After two days, I was already growing weary of dodging cars, motorcycles, and rude pedestrians in the city. It was a nice break to take a guided tour outside of the city to the small ancient water town of Zhouzhiang. There are several quaint water towns around Shanghai, connected by numerous canals and Zhouzhiang is one of the more well known ones. The village now mainly caters to tourism but it’s charm is still well preserved.
I spotted many shops displaying these red braised WanShan style pork knuckles in various sizes. They also sold vacuum sealed ready to eat packs, which scared me a little but I still ended up buying a small one to try later. It was a bit salty and coated with a sticky sweet glaze, but the meat was very tender. The tour guide said the recipe came about accidentally many centuries ago when a knuckle was left braising in the pot long after the fire had diminished.
For lunch we walked past a storefront selling small locally caught fish and shrimps. Those tiny white fish in the middle later ended up being served to us sautéed in eggs. Eating the whole fish including eyes kinda freaked me out but I didn’t want to offend the local guide. The dish was simple but surprisingly good.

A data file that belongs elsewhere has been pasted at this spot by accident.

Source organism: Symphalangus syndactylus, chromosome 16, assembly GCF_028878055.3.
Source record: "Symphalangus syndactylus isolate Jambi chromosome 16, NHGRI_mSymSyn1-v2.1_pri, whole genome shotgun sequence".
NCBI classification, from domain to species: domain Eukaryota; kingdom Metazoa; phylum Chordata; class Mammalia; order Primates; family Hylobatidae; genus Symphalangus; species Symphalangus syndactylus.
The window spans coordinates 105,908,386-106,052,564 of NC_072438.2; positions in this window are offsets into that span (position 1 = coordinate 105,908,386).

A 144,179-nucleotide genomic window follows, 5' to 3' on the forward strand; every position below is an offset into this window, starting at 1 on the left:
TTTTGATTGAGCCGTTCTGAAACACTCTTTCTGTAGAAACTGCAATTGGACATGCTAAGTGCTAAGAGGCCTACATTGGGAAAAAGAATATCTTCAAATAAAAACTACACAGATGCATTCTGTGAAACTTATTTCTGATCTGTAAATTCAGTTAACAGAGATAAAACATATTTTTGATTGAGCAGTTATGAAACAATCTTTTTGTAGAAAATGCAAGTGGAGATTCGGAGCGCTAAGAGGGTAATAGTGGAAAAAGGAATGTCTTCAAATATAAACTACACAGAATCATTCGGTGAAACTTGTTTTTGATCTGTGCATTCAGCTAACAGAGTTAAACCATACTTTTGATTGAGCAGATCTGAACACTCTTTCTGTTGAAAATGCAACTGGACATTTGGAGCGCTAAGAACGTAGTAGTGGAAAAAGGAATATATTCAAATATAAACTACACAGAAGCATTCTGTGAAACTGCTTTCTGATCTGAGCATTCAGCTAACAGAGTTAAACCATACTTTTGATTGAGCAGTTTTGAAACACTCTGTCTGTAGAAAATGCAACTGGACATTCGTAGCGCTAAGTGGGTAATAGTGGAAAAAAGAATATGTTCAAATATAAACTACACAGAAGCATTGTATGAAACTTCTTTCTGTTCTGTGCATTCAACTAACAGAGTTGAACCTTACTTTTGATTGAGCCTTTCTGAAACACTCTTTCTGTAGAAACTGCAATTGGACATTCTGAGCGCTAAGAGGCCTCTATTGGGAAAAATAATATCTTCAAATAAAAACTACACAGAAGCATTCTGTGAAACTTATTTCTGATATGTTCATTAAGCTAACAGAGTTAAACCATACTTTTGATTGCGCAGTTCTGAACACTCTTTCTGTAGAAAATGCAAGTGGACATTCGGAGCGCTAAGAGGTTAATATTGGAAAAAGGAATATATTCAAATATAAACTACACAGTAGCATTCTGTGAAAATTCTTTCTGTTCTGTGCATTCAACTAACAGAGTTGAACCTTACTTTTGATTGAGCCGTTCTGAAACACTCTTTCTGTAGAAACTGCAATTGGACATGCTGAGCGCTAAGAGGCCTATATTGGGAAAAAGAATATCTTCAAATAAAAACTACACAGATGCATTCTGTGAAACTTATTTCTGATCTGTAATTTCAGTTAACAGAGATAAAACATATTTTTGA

A couple days later, I took a high speed bullet train to Suzhou, a larger water town known for its working silk production factory that’s open to the public and the famous and beautiful Humble Administrator’s Gardens. Suzhou has also been referred to as the Venice of the East and similar to Zhouzhiang, tourists can ride gondolas along the canals. I met a wonderful local tour guide by the name of Arthur who was incredibly passionate about Chinese culture, Buddhism, yin and yang and the balance of humans and nature. He was also very curious to learn more of his Western clients and it was great meeting such a joyful, honest, and open individual – so different from many of the city folks we had encountered thus far. We had a light fresh lunch comprised mainly of seasonal vegetables at a restaurant alongside one of the canals and discussed philosophy and China’s cultural revolution during the Mao era – with Arthur doing most of the talking while I listened to him and happily ate my meal.
“Wawa cai” (doll cabbage) with specks of ham for added flavor
Light soup with green locally grown pond leaves, the leaves had a nice texture to them
Food stall that we walked past selling sweet sticky rice cakes shaped as fruit and pigs
If you ever want a tour guide for Suzhou, you’ll want to contact Arthur.